As a test, I compared the averaged grade level generated for the KJV, NIV, and NKJV for the first chapters of 1 Chronicles versus 1 Corinthians.  The Flesch-Kincaid Grade Level formula produced very inaccurate results.  1 Corinthians 1 has an average grade level rating of 9.26 while 1 Chronicles has an average grade level rating of 4.58.  Who thinks that reading the first chapter of 1 Chronicles is easier than 1 Corinthians?  No one.

Disclaimer 3 - Limited Sample.  We sampled six chapters from each translation of the Bible.  I attempted to select somewhat representative books.  Three chapters were from the Old Testament; three were from the New Testament.  Therefore, we tested 132 chapters in total (i.e., 6 chapters x 22 versions).  There are 1,189 chapters in the Bible.  So, this is truly only a sample.  Which chapters were tested? 

  • Old Testament:  Genesis 1
  • Old Testament:  Deuteronomy 1
  • Old Testament:  Proverbs 1
  • New Testament:  John 1
  • New Testament:  1 Corinthians 1
  • New Testament:  Revelation 1

The average results from all twenty-two versions of the Bible were compared for these six sample chapters/books.  Which chapter is the easiest to read among the six?  John 1.

Chapter / Book

Combined Average for the Flesch-Kincaid Grade Level
OT:  Genesis 1 5.59
OT:  Deuteronomy 1 8.52
OT:  Proverbs 1 9.20
NT:  John 1 4.72
NT:  1 Corinthians 1 8.93
NT:  Revelation 1 8.88


Translations Listed from Most Difficult to Least Difficult Reading

Translation Year First Published Grade
Young's Literal Translation (YLT) 1862 14.86
Amplified Bible (AB) 1958 10.52
American Standard Version (ASV), a.k.a., 
American Standard Bible (ASB)
1901 10.02
Geneva Bible (revised) 2006 9.87
King James Version (KJV), a.k.a., 
Authorized Version (AV)
1611* 9.52
Revised Standard Version (RSV) 1952 9.33
Darby Translation (DBY) 1890 9.21
New American Standard Bible (NASB or NAS), a.k.a, 
New American Standard Version (NASV or NAS)
1971 8.81
New King James Version (NKJV) 1982 8.47
New Jerusalem Bible (NJB) 1985 8.12
The Jerusalem Bible (JB) 1966 8.05
New Revised Standard Version (NRSV) 1989 7.96
English Standard Version (ESV) 2001 7.9
New International Version (NIV) 1973 7.08
New English Translation (NET Bible) 2005 6.61
Holman Christian Standard Bible (HCSB) 2003 6.51
Good News Translation (GNT), a.k.a., 
Good News Bible (GNB), a.k.a., 
Today’s English Version (TEV)
1976 5.44
The Message (MSG) 2002 4.73
New Living Translation (NLT) 1996 4.72
New Century Version (NCV) 1991 4.23
Contemporary English Version (CEV) 1995 4.21
New International Reader's Version (NIrV) 1994 1.94
Rules for the Analysis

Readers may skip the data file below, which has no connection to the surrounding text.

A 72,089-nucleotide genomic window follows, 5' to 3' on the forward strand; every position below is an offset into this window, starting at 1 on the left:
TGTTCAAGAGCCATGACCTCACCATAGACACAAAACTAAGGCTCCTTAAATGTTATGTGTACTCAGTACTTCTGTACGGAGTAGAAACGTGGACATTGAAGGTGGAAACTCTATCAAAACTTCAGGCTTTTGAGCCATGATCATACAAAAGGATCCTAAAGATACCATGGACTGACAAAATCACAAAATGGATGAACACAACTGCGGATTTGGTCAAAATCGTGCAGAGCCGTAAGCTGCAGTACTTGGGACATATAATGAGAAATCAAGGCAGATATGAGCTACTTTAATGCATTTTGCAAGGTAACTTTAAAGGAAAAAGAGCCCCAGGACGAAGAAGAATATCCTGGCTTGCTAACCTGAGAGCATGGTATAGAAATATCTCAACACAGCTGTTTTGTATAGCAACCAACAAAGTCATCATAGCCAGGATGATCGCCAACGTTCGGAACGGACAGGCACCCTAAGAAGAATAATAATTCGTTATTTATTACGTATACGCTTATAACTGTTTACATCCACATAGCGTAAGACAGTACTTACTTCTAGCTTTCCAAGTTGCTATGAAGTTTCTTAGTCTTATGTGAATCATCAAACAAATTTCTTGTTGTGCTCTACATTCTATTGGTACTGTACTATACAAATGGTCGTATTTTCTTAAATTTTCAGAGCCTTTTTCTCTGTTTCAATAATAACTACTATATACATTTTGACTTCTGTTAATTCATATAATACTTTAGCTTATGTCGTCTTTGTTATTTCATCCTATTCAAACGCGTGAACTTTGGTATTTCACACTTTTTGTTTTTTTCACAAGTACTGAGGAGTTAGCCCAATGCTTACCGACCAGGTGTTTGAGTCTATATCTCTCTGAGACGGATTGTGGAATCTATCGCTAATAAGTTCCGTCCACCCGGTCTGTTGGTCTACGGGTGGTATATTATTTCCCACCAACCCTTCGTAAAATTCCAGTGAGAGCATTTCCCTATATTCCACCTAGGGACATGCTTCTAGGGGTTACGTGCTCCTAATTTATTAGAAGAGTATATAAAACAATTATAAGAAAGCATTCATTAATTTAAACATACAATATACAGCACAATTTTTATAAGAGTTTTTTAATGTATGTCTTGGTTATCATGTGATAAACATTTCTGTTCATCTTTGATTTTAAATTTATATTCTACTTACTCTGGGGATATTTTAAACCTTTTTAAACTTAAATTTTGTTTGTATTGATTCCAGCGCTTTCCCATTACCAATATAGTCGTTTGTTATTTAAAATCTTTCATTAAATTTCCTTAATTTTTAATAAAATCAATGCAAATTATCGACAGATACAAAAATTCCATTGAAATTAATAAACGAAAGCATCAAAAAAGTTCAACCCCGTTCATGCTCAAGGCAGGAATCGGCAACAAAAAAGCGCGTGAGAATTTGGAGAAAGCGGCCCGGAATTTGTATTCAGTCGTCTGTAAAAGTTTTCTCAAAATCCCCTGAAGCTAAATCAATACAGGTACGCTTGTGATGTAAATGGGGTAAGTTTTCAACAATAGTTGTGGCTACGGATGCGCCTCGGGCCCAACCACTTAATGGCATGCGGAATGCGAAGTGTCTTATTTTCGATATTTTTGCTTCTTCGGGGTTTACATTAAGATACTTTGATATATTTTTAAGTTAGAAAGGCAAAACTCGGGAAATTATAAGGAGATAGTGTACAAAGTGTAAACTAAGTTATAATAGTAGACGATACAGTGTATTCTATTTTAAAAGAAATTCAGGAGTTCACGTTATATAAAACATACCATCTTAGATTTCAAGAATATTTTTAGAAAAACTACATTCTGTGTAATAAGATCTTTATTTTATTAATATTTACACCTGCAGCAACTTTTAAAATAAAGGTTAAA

Little Sentences.  Translators divide concepts into smaller sentences in order to make their version of the Bible easier.  An extreme example is found when we compare the New International Reader's Version (NIrV) against the Young's Literal Translation (YLT) for the first chapter of Deuteronomy. 

Version Grade Sentences Words/Sentence
New International Reader's Version (NIrV) 1.71 159 8.61
Young's Literal Translation (YLT) 21.55 21 58.29

Notice that the NIrV has a very low grade level.  The YLT has more words per sentence and 138 fewer sentences.  In all six chapters tested, the New International Reader's Version (NIrV) had the highest number of sentences.

General Observation.  The translations that are more "word for word" (as opposed to more "thought for thought") challenge the reader to a more advanced level of reading because concepts originally presented in the Hebrew, Aramaic, and Greek are more carefully retained.  Idioms from another language may not make sense to the average English-speaking reader.  However, translators assume a misleading approach if they take the liberty upon themselves to disguise or distort those idioms.

WARNING:  If you elect a reader-friendly version which is highly paraphrased and less trustworthy, use it as a secondary translation.  Read a more reputable version as your primary translation of the Bible.  Comparing several reputable translations may also prove very beneficial. 

Related:  Books of the Bible Based on Difficulty

Passing on Credit.  Do you appreciate these findings?  Well, I was not alone in these endeavors.  Melissa Merritt was my lead researcher with assistance from Ann Merritt.  I'm grateful for their careful work.

Rules for the Analysis:  We eliminated all elements other than the translated Text. Therefore, we deleted chapter numbers, verse numbers, editorial footnotes, paragraph headings, and pericope headings.  We tested a maximum of 5,000 characters for each chapter.

Buy Balancing the Sword!

Balancing the Sword is a structured study guide for every chapter of the Bible.